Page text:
in Nurse Writers of the Great War
Open Access (free)
Sara Haslam

, p. 200). This is because speech isn’t fluent or coherent, but truncated and fragmented. 16 Refer to Chapter 1 for accounts of Ford’s experience of mental illness, and of his opinions of the professionals associated with this field. 17 See Allyson Booth’s discussion of Wallace Stevens’s use of ellipsis in his war writing to suggest ‘the radical potential of words to register war’s dislocations’ (Postcards from the Trenches, pp. 15–16); see also Cornelia Cook’s discussion of Last Post, which includes some assessment of the modernist degeneration of linguistic codes

in Fragmenting modernism
Rhiannon Vickers

. Morgan and A. J. P. Taylor note that its leader, Keir Hardie, took an independent line on social questions from the moment he entered parliament in 1892, ‘But he kept quiet about foreign affairs until driven to explosion by the Boer war’. This was ‘lest he compromise his essential commitment to the cause of labour at home’.7 Despite this, the ILP was influential over issues of foreign policy in the early years through the role played by its leaders Keir Hardie and Ramsey MacDonald. MacDonald visited South Africa in 1902 shortly after the end of the Boer War, writing of

in The Labour Party and the world, volume 1
Christine E. Hallett

the progressive Lillian Wald.6 She was a member of the New  York Women’s Trade Union League, and had been instrumental in setting up the American Nurses Association.7 Dock’s openly anti-war writing has an important place among the works of female pacifists such as Catherine Marshall in Britain, and Charlotte Perkins Gilman in the USA, who deliberately linked pacifism to feminism by suggesting that war would be less likely in a world where women wielded political power.8 Open pacifism was, however, rare among nurses:  most nurse writers contented themselves with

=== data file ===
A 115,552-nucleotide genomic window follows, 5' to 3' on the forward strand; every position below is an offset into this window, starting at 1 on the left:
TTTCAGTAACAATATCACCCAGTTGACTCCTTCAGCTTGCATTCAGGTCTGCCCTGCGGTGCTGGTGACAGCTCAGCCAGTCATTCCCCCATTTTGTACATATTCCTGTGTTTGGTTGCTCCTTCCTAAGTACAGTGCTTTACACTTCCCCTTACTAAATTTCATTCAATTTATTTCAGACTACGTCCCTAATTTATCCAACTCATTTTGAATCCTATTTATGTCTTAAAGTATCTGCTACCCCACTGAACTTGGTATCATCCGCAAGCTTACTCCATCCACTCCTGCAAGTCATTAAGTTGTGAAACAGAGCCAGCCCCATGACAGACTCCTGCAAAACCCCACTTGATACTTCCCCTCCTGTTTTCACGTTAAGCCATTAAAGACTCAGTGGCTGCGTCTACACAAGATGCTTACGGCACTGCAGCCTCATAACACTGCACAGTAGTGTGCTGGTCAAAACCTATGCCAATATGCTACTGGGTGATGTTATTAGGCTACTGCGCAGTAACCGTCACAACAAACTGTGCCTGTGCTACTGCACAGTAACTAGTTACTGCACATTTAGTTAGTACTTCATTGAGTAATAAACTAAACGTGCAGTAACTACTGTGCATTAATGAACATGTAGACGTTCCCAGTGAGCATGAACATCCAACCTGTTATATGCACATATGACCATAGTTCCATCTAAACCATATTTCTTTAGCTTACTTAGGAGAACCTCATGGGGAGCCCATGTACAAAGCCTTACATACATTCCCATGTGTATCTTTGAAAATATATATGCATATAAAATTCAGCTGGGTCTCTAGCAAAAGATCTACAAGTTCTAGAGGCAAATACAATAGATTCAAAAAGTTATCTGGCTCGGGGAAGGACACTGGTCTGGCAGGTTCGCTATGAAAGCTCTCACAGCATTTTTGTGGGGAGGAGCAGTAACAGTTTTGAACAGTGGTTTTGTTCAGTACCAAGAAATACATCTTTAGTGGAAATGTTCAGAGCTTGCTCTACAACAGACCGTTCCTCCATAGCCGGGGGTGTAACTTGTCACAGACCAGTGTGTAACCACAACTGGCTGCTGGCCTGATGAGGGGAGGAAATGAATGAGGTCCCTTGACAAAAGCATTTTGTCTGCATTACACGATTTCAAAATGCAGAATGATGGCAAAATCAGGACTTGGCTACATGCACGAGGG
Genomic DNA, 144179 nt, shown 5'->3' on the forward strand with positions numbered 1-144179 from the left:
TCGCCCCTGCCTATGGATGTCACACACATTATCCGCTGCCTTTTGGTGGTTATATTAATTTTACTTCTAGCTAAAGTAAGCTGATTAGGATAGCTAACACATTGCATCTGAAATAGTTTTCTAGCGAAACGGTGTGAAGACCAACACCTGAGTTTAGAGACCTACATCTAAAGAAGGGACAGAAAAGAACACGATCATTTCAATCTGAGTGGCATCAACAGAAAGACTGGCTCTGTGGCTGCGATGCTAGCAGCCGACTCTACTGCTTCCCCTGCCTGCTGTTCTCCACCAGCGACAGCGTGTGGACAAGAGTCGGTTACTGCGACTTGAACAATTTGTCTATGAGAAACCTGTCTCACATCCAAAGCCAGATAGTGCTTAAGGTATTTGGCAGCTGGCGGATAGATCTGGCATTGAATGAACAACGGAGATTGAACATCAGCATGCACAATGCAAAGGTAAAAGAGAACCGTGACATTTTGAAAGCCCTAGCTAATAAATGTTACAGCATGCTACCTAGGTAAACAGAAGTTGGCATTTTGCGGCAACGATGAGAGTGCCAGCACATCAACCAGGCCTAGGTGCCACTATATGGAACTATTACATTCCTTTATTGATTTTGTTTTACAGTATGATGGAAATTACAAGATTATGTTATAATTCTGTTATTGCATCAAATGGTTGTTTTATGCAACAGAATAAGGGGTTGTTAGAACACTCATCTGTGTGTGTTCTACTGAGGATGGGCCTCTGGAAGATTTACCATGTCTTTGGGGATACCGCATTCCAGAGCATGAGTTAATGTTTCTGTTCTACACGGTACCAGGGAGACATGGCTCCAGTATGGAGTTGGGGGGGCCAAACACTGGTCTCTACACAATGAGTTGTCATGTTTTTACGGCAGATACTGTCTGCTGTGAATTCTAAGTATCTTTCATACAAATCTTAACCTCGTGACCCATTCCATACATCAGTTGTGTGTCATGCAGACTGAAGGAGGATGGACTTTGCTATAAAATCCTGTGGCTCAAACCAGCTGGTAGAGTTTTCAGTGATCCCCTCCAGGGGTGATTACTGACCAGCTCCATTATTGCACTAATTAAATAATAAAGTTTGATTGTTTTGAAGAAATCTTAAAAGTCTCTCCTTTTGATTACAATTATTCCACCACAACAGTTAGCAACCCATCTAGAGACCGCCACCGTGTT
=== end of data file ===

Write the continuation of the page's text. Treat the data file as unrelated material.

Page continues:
in Nurse Writers of the Great War
Open Access (free)
Christine E. Hallett

example of the type of female war writing that emerged in the late 1920s and early 1930s. Works by men such as Erich Maria Remarque (All Quiet on the Western Front), Henri Barbusse (Le Feu), Robert Graves (Goodbye to All That), and Edmund Blunden (Undertones of War) had sought to find a language that would enable those who had fought to make sense of their experience – an experience that could never be shared by those who had remained at home. But a handful of women began to offer their own perspectives at around the same time.70 Published in 1932, a year before Vera

in Nurse Writers of the Great War
Open Access (free)
Sara Haslam

-war theorists, pre-war ‘personal liberty’ to (in terms which resonate with those of Taylor) post-war restriction. He even writes of pre-war sanity that opposed a form of post-war general madness amongst those who had ‘taken physical part in the war’.49 Chapter 4 of this book, ‘In sight of war’, is concerned with this understanding of the war, and with Ford’s war writing, as well as that of others. It begins with a discussion of the linguistic fragmentation that war engendered. ‘Large words’ have gone,50 as has the understanding of, and reliance upon, what they meant – a

in Fragmenting modernism
Open Access (free)
Linda Maynard

’ wartime experiences play a prominent role, as emblematic. By presenting his ‘story’ this way, he rendered his high-achieving, atypical family unremarkable: sharing the poignancy of loss that was common to so many families and communities. Examining the intimate ways in which siblings ‘kept’ the memory of brothers contributes to our understanding of how the war is remembered. 3 Revealing and recording love is one of the vital functions of war writing, states Kate McLoughlin. 4 Often these memories remained hidden from view, recorded in private letters and diaries

in Brothers in the Great War